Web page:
Reinforcement Learning

                                                         

 

Reinforcement learning is a pivotal technique in machine learning that trains agents through trial and error to make sequential decisions. By leveraging the reward-and-punishment paradigm, RL algorithms enable machines to learn from their interactions with the environment, optimizing their performance in unseen scenarios. This approach is particularly well-suited for dynamic and complex tasks, as the agent continually refines its strategy based on feedback received after each action, ultimately achieving optimal behavior.

 

Elements in Reinforcement learning:

             1. Policy, defines the learning agent’s way of behaving at a given time.

             2. Reward function, used to define a goal in a reinforcement learning problem.

             3. Value function, specifies what is good in the long run.

             4. Model of the environment, mimics the behavior of the environment and used for planning, if a state and an action are given, then a model can predict the next state and reward.

     

    Types of Reinforcement learning:

               1. Positive: Positive Reinforcement is defined as when an event, occurs due to a particular behaviour, increases the strength and the frequency of the behaviour. In other words, it has a positive effect on behaviour.

               2. Negative: Negative Reinforcement is defined as strengthening of behaviour because a negative condition is stopped or avoided.

       

      Markov Decision Process:
      Markov Decision Process or MDP, is used to formalize the reinforcement learning problems. If the environment is completely observable, then its dynamic can be modelled as a Markov Process. In MDP, the agent constantly interacts with the environment and performs actions; at each action, the environment
      responds and generates a new state. 

      The learner and decision-maker are called the agent. Everything outside the agent which it interacts with, is called environment. The agent and environment interact at each of a sequence of discrete time steps. At each time step t, the agent receives some representation of the environment’s state and on that basis
      selects an action. One time step later, in part as a consequence of its action, the agent receives a numerical reward. At each time step, the agent implements a mapping from states to probabilities of selecting each possible action. This mapping is called the agent’s policy. A Model gives an action’s effect in a state.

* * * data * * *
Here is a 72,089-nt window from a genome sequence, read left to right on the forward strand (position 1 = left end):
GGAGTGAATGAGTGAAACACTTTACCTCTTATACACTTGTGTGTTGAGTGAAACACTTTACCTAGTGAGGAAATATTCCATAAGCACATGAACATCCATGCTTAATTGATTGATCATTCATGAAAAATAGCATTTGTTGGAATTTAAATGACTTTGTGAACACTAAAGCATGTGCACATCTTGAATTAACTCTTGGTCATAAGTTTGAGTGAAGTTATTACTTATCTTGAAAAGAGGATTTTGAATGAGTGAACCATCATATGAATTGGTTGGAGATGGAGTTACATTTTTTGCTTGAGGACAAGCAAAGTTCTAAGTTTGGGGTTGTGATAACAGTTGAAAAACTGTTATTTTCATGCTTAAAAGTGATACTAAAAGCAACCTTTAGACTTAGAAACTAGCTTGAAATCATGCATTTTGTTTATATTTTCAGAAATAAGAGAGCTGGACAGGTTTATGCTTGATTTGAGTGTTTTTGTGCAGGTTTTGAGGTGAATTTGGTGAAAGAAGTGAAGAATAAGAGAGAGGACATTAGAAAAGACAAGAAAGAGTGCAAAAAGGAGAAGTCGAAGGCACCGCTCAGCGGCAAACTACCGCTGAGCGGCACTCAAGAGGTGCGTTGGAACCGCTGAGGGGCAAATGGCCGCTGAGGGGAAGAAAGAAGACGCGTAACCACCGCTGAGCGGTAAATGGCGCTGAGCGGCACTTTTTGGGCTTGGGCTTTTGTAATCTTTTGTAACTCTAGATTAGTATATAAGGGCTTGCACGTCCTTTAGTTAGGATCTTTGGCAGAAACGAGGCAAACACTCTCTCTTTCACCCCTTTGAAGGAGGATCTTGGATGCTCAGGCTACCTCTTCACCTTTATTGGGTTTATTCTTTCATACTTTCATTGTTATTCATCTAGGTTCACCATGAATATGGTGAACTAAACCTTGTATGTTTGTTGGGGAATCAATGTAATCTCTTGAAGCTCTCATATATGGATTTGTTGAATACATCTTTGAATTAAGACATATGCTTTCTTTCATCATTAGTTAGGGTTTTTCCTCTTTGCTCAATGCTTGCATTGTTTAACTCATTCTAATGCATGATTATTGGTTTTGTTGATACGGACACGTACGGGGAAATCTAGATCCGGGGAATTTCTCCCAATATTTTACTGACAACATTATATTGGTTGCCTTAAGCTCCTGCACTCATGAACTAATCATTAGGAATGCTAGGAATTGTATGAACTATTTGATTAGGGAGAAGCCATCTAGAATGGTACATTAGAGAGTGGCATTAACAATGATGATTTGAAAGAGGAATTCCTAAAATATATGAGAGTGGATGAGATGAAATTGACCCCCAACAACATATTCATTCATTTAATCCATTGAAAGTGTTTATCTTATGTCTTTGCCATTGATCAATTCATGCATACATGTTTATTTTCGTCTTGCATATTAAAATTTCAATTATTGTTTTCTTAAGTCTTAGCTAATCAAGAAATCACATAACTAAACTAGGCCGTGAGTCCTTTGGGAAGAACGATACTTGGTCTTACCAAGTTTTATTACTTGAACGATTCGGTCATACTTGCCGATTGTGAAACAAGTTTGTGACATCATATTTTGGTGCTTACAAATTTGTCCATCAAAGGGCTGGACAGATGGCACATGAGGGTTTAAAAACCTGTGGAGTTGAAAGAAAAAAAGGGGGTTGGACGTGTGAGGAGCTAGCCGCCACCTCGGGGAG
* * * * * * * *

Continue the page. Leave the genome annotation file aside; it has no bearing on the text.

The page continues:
-> Policy: In a reinforcement learning setting, the policy is typically learned by interacting with the environment and receiving feedback in the form of rewards. Algorithms like Q-learning, Policy Gradients, or Deep Q-Networks (DQN) can be used to find the optimal policy π* that maximizes the cumulative reward
      over time. It can be represented as a table (for discrete states) or a function approximator.

               -> S is the set of possible states

               -> A(St) is the set of actions available in state St

               -> πt is the policy

               -> e πt(a|s) is the probability that At = a if St = s

               -> reward, Rt+1 ∈ R ⊂ R

       

       

      Explanation of MDP with an example:

      Problem Statement: Reducing wait time at traffic intersection

      Constraints:

               -> to maximize number of cars passing through intersection without stopping

               -> 2-way intersection, North and East

               -> Traffic light has only 2 colors: red and green

               -> Each time step represents a few seconds, at each time step we decide to change light color or not

       

      State: represented as a combination of

               1. The color of the traffic light (red, green) in each direction.

               2. Duration of the traffic light in the same color.

               3. The number of cars approaching the intersection in each direction.

       

      Actions: Change light colour, do not change light colour. 

       

      Reward = (number of cars expected to pass in the next time step) — α * exp (β * duration of the traffic light red in the other direction.

      α is a scaling factor that determines the overall weight or importance of the penalty for having a red light in one direction while allowing traffic in the other direction.